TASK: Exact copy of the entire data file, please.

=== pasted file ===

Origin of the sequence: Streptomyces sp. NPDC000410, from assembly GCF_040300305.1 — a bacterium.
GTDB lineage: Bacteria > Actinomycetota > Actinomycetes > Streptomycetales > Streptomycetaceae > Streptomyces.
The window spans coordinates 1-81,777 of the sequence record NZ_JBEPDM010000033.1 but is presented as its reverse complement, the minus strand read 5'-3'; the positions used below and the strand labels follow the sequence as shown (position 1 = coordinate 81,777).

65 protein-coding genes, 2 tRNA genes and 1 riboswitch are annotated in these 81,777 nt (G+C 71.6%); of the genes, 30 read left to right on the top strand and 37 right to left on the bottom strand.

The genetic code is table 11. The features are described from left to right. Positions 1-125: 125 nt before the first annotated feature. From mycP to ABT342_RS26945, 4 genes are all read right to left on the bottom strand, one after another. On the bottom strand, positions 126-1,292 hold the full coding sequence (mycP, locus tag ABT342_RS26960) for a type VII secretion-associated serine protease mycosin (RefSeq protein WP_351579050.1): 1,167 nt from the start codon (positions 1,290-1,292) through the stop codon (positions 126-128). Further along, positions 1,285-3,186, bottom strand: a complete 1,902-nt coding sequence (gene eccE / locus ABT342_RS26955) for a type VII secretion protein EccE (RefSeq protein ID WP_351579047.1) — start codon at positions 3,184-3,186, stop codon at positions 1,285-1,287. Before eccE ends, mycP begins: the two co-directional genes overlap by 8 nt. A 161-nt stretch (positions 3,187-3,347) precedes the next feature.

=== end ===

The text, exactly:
Origin of the sequence: Streptomyces sp. NPDC000410, from assembly GCF_040300305.1 — a bacterium.
GTDB lineage: Bacteria > Actinomycetota > Actinomycetes > Streptomycetales > Streptomycetaceae > Streptomyces.
The window spans coordinates 1-81,777 of the sequence record NZ_JBEPDM010000033.1 but is presented as its reverse complement, the minus strand read 5'-3'; the positions used below and the strand labels follow the sequence as shown (position 1 = coordinate 81,777).

65 protein-coding genes, 2 tRNA genes and 1 riboswitch are annotated in these 81,777 nt (G+C 71.6%); of the genes, 30 read left to right on the top strand and 37 right to left on the bottom strand.

The genetic code is table 11. The features are described from left to right. Positions 1-125: 125 nt before the first annotated feature. From mycP to ABT342_RS26945, 4 genes are all read right to left on the bottom strand, one after another. On the bottom strand, positions 126-1,292 hold the full coding sequence (mycP, locus tag ABT342_RS26960) for a type VII secretion-associated serine protease mycosin (RefSeq protein WP_351579050.1): 1,167 nt from the start codon (positions 1,290-1,292) through the stop codon (positions 126-128). Further along, positions 1,285-3,186, bottom strand: a complete 1,902-nt coding sequence (gene eccE / locus ABT342_RS26955) for a type VII secretion protein EccE (RefSeq protein ID WP_351579047.1) — start codon at positions 3,184-3,186, stop codon at positions 1,285-1,287. Before eccE ends, mycP begins: the two co-directional genes overlap by 8 nt. A 161-nt stretch (positions 3,187-3,347) precedes the next feature.